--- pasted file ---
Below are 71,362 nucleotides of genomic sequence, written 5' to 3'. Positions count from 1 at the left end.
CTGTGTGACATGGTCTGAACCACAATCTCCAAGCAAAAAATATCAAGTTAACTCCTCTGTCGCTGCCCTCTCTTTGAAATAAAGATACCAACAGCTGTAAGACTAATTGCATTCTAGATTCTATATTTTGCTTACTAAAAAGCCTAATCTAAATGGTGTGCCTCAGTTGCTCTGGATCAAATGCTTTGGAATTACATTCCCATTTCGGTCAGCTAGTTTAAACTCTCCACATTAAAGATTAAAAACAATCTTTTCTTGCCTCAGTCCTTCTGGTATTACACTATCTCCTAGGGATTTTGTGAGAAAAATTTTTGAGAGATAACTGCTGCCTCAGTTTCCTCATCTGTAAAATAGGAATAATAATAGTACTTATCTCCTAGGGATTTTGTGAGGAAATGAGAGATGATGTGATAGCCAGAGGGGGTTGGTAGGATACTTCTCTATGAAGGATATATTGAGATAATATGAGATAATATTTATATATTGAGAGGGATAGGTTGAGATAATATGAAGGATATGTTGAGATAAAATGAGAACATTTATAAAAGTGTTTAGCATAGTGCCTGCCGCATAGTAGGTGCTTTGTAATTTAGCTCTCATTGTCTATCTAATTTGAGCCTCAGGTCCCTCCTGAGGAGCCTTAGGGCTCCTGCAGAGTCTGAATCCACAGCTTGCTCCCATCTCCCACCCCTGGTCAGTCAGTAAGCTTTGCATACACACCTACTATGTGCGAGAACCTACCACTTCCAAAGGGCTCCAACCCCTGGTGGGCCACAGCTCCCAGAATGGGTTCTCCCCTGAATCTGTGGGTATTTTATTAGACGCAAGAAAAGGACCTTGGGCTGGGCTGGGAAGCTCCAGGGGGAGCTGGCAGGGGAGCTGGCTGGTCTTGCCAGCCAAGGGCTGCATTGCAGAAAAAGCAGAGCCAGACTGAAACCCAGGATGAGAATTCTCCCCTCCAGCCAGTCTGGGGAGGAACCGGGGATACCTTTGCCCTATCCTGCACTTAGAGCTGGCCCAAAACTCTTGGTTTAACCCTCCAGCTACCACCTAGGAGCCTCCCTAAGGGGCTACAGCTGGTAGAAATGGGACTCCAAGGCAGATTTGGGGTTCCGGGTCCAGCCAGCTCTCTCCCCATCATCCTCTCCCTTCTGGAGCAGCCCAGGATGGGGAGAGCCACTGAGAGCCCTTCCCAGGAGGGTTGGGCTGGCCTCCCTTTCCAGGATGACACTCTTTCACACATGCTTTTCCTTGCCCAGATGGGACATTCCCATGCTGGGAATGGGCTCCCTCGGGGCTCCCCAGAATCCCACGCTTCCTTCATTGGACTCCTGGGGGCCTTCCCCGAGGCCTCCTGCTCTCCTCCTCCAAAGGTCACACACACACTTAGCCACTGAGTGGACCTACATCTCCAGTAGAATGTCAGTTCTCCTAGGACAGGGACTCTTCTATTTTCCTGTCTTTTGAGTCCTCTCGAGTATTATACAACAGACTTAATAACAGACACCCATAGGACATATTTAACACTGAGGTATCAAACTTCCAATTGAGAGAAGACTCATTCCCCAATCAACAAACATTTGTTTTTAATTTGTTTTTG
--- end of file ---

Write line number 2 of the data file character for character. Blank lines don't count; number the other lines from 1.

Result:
CTGTGTGACATGGTCTGAACCACAATCTCCAAGCAAAAAATATCAAGTTAACTCCTCTGTCGCTGCCCTCTCTTTGAAATAAAGATACCAACAGCTGTAAGACTAATTGCATTCTAGATTCTATATTTTGCTTACTAAAAAGCCTAATCTAAATGGTGTGCCTCAGTTGCTCTGGATCAAATGCTTTGGAATTACATTCCCATTTCGGTCAGCTAGTTTAAACTCTCCACATTAAAGATTAAAAACAATCTTTTCTTGCCTCAGTCCTTCTGGTATTACACTATCTCCTAGGGATTTTGTGAGAAAAATTTTTGAGAGATAACTGCTGCCTCAGTTTCCTCATCTGTAAAATAGGAATAATAATAGTACTTATCTCCTAGGGATTTTGTGAGGAAATGAGAGATGATGTGATAGCCAGAGGGGGTTGGTAGGATACTTCTCTATGAAGGATATATTGAGATAATATGAGATAATATTTATATATTGAGAGGGATAGGTTGAGATAATATGAAGGATATGTTGAGATAAAATGAGAACATTTATAAAAGTGTTTAGCATAGTGCCTGCCGCATAGTAGGTGCTTTGTAATTTAGCTCTCATTGTCTATCTAATTTGAGCCTCAGGTCCCTCCTGAGGAGCCTTAGGGCTCCTGCAGAGTCTGAATCCACAGCTTGCTCCCATCTCCCACCCCTGGTCAGTCAGTAAGCTTTGCATACACACCTACTATGTGCGAGAACCTACCACTTCCAAAGGGCTCCAACCCCTGGTGGGCCACAGCTCCCAGAATGGGTTCTCCCCTGAATCTGTGGGTATTTTATTAGACGCAAGAAAAGGACCTTGGGCTGGGCTGGGAAGCTCCAGGGGGAGCTGGCAGGGGAGCTGGCTGGTCTTGCCAGCCAAGGGCTGCATTGCAGAAAAAGCAGAGCCAGACTGAAACCCAGGATGAGAATTCTCCCCTCCAGCCAGTCTGGGGAGGAACCGGGGATACCTTTGCCCTATCCTGCACTTAGAGCTGGCCCAAAACTCTTGGTTTAACCCTCCAGCTACCACCTAGGAGCCTCCCTAAGGGGCTACAGCTGGTAGAAATGGGACTCCAAGGCAGATTTGGGGTTCCGGGTCCAGCCAGCTCTCTCCCCATCATCCTCTCCCTTCTGGAGCAGCCCAGGATGGGGAGAGCCACTGAGAGCCCTTCCCAGGAGGGTTGGGCTGGCCTCCCTTTCCAGGATGACACTCTTTCACACATGCTTTTCCTTGCCCAGATGGGACATTCCCATGCTGGGAATGGGCTCCCTCGGGGCTCCCCAGAATCCCACGCTTCCTTCATTGGACTCCTGGGGGCCTTCCCCGAGGCCTCCTGCTCTCCTCCTCCAAAGGTCACACACACACTTAGCCACTGAGTGGACCTACATCTCCAGTAGAATGTCAGTTCTCCTAGGACAGGGACTCTTCTATTTTCCTGTCTTTTGAGTCCTCTCGAGTATTATACAACAGACTTAATAACAGACACCCATAGGACATATTTAACACTGAGGTATCAAACTTCCAATTGAGAGAAGACTCATTCCCCAATCAACAAACATTTGTTTTTAATTTGTTTTTG